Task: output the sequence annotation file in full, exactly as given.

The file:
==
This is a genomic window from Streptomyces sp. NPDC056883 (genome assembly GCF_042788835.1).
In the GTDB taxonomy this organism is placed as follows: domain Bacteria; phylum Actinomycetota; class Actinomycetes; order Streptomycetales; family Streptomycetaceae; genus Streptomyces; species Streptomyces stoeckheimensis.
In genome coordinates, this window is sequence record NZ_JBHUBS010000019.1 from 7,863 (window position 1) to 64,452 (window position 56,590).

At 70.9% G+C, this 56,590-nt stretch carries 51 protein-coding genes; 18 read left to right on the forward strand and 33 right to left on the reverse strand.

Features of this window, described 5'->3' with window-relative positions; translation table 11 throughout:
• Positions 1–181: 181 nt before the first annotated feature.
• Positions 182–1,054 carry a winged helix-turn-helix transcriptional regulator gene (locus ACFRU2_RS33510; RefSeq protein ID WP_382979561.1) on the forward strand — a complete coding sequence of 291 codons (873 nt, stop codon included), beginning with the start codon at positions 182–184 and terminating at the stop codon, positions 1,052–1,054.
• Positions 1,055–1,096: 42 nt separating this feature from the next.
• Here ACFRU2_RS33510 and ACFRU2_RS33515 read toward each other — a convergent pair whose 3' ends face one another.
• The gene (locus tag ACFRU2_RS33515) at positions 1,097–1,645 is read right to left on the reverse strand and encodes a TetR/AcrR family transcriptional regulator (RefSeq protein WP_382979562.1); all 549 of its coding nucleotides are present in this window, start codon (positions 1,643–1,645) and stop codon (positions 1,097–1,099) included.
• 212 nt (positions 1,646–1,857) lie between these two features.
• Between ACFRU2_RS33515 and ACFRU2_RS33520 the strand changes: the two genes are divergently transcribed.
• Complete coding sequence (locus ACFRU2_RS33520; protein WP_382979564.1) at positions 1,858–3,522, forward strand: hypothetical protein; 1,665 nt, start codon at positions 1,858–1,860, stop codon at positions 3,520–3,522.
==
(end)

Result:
This is a genomic window from Streptomyces sp. NPDC056883 (genome assembly GCF_042788835.1).
In the GTDB taxonomy this organism is placed as follows: domain Bacteria; phylum Actinomycetota; class Actinomycetes; order Streptomycetales; family Streptomycetaceae; genus Streptomyces; species Streptomyces stoeckheimensis.
In genome coordinates, this window is sequence record NZ_JBHUBS010000019.1 from 7,863 (window position 1) to 64,452 (window position 56,590).

At 70.9% G+C, this 56,590-nt stretch carries 51 protein-coding genes; 18 read left to right on the forward strand and 33 right to left on the reverse strand.

Features of this window, described 5'->3' with window-relative positions; translation table 11 throughout:
• Positions 1–181: 181 nt before the first annotated feature.
• Positions 182–1,054 carry a winged helix-turn-helix transcriptional regulator gene (locus ACFRU2_RS33510; RefSeq protein ID WP_382979561.1) on the forward strand — a complete coding sequence of 291 codons (873 nt, stop codon included), beginning with the start codon at positions 182–184 and terminating at the stop codon, positions 1,052–1,054.
• Positions 1,055–1,096: 42 nt separating this feature from the next.
• Here ACFRU2_RS33510 and ACFRU2_RS33515 read toward each other — a convergent pair whose 3' ends face one another.
• The gene (locus tag ACFRU2_RS33515) at positions 1,097–1,645 is read right to left on the reverse strand and encodes a TetR/AcrR family transcriptional regulator (RefSeq protein WP_382979562.1); all 549 of its coding nucleotides are present in this window, start codon (positions 1,643–1,645) and stop codon (positions 1,097–1,099) included.
• 212 nt (positions 1,646–1,857) lie between these two features.
• Between ACFRU2_RS33515 and ACFRU2_RS33520 the strand changes: the two genes are divergently transcribed.
• Complete coding sequence (locus ACFRU2_RS33520; protein WP_382979564.1) at positions 1,858–3,522, forward strand: hypothetical protein; 1,665 nt, start codon at positions 1,858–1,860, stop codon at positions 3,520–3,522.